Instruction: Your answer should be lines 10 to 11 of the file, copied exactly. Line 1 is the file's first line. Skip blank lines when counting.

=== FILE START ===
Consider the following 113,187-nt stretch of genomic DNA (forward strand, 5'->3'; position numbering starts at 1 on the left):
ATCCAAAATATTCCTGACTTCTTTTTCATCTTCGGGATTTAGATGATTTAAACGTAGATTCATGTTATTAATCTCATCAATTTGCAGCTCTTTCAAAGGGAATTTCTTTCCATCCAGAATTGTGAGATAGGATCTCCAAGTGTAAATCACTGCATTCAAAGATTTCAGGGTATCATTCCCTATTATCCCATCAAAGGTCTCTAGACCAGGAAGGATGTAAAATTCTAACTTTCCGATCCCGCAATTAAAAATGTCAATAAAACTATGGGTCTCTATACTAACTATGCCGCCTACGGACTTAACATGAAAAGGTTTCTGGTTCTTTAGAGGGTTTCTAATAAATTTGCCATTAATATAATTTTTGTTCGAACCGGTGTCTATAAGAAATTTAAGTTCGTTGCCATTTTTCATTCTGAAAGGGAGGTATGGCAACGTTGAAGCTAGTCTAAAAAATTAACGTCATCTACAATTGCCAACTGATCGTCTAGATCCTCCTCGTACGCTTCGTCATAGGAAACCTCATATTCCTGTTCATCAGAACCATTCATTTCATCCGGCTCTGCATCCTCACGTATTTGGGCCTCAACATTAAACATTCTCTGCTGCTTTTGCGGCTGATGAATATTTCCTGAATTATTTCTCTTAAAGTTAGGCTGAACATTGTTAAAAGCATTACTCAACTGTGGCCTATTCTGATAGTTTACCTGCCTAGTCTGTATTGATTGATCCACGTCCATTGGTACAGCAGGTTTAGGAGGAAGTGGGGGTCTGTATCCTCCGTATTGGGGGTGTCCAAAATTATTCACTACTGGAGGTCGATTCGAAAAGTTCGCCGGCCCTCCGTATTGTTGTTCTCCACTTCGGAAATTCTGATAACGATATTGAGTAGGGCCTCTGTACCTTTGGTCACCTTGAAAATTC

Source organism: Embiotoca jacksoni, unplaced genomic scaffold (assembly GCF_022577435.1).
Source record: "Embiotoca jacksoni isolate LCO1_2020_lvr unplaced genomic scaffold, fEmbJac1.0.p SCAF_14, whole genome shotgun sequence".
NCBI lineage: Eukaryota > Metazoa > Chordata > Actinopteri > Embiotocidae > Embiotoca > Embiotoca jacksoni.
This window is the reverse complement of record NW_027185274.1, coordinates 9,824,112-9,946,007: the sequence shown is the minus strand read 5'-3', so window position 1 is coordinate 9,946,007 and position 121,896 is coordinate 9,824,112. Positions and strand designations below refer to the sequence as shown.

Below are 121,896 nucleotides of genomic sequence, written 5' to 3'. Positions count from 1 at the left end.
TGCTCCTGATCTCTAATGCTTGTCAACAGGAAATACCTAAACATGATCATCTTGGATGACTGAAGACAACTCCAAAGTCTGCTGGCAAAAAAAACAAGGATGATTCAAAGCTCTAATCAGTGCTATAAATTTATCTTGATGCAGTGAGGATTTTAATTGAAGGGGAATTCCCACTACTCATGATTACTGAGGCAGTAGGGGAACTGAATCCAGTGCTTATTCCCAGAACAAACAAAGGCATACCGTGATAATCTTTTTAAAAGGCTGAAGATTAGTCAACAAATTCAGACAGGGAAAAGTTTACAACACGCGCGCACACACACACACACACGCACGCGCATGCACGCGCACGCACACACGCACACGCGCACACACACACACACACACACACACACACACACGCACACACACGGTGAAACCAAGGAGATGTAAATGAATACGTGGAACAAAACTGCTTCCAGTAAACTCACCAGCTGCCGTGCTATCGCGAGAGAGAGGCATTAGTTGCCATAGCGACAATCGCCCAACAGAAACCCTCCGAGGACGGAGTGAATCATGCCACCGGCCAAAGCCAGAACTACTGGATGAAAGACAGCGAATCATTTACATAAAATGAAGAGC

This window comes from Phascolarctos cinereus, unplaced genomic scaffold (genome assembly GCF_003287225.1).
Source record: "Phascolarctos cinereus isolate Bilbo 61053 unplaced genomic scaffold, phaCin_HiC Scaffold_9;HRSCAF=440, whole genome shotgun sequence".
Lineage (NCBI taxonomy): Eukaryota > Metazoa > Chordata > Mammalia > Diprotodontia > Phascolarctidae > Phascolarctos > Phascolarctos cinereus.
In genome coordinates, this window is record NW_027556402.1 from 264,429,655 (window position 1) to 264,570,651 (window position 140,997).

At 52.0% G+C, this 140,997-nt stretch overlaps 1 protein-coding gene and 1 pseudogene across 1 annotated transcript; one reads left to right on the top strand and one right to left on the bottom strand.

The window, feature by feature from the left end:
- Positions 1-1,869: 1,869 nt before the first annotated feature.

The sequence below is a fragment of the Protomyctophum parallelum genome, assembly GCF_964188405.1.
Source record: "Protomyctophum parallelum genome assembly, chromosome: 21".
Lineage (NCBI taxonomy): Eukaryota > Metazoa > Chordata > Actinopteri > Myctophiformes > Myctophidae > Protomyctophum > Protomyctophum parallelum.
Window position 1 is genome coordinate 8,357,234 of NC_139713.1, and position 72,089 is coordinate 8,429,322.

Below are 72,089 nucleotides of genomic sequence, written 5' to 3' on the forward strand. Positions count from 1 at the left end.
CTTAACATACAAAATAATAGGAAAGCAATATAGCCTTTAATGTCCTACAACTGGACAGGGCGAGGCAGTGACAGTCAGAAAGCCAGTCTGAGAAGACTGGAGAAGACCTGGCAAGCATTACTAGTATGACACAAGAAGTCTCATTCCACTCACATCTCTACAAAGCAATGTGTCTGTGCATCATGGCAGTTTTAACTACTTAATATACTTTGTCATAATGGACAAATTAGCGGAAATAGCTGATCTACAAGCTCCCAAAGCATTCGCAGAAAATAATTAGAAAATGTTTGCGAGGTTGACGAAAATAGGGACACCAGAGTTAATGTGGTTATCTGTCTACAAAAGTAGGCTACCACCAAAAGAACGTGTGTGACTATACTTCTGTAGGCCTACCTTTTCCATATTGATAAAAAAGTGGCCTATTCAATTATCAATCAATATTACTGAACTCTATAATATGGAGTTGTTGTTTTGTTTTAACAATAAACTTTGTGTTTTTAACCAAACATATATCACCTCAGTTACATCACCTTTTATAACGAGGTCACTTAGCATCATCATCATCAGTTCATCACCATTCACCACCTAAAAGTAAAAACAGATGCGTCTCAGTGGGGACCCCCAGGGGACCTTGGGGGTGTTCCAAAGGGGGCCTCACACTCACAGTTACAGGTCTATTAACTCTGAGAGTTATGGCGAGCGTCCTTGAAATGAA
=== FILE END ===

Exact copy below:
Source record: "Phascolarctos cinereus isolate Bilbo 61053 unplaced genomic scaffold, phaCin_HiC Scaffold_9;HRSCAF=440, whole genome shotgun sequence".
Lineage (NCBI taxonomy): Eukaryota > Metazoa > Chordata > Mammalia > Diprotodontia > Phascolarctidae > Phascolarctos > Phascolarctos cinereus.